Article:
If you enjoy having a weed infested garden, then mulching is not for you. Mulching is not only good for your yard and aesthetically pleasing, but it is also good for your lawn's soil and the plants you have living within your garden. Mulch can be made from anything organic - meaning that all the materials you need are readily available and can be collected from all around. You can start by collecting leaves in the fall. Regardless of the other organic materials you are planning on using, leaves will definitely make for a strong base for your mulch, add essential nutrients to the soil and protect the new plants from weeds.
Mulch prevents weeds from proliferating in your yard by forming an artificial barrier between your soil and their space above it, landscapers far and wide should be familiar with its benefits. These benefits include a unique ability to maintain soil temperatures and conserve water, while stifling weed growth and promoting garden health.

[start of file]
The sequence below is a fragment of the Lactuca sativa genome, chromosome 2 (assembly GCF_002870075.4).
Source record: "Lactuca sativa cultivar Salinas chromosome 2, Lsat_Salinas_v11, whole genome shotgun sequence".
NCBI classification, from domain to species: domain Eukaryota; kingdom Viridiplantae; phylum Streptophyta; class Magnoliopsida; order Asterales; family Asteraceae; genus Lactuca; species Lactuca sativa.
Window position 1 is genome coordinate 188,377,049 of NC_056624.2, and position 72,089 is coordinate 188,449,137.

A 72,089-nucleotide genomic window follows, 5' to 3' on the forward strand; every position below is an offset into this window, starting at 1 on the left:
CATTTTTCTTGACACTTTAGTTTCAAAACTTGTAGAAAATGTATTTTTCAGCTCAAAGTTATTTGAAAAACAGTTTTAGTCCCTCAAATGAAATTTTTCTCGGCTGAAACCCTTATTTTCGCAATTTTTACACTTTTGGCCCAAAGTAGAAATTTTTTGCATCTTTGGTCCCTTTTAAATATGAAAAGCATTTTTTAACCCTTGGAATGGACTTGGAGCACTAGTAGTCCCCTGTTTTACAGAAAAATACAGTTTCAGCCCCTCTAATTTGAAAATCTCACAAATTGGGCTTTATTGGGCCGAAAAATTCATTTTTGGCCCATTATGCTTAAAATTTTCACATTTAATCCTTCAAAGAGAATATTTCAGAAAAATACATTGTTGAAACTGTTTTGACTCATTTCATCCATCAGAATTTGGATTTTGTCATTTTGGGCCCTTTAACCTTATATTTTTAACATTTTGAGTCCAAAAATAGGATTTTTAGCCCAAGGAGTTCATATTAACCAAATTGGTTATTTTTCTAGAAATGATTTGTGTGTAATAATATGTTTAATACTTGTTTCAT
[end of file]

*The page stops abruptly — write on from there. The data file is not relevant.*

These abilities allow mulch to control the level of moisture present in the soil and stop water from evaporating from the soil, moderating the temperature of the soil and making it easier for plant roots to stay cool.
There is no standard mulch, however, so it's all about taking into consideration the number of factors at play in your yard when it comes time to choose what to include in the mulch for your lawn and how much to use for a given area.
Check out this infographic for reasons why you should use homemade mulch on your garden and lawn.
~Submitted by Timberland Tree Care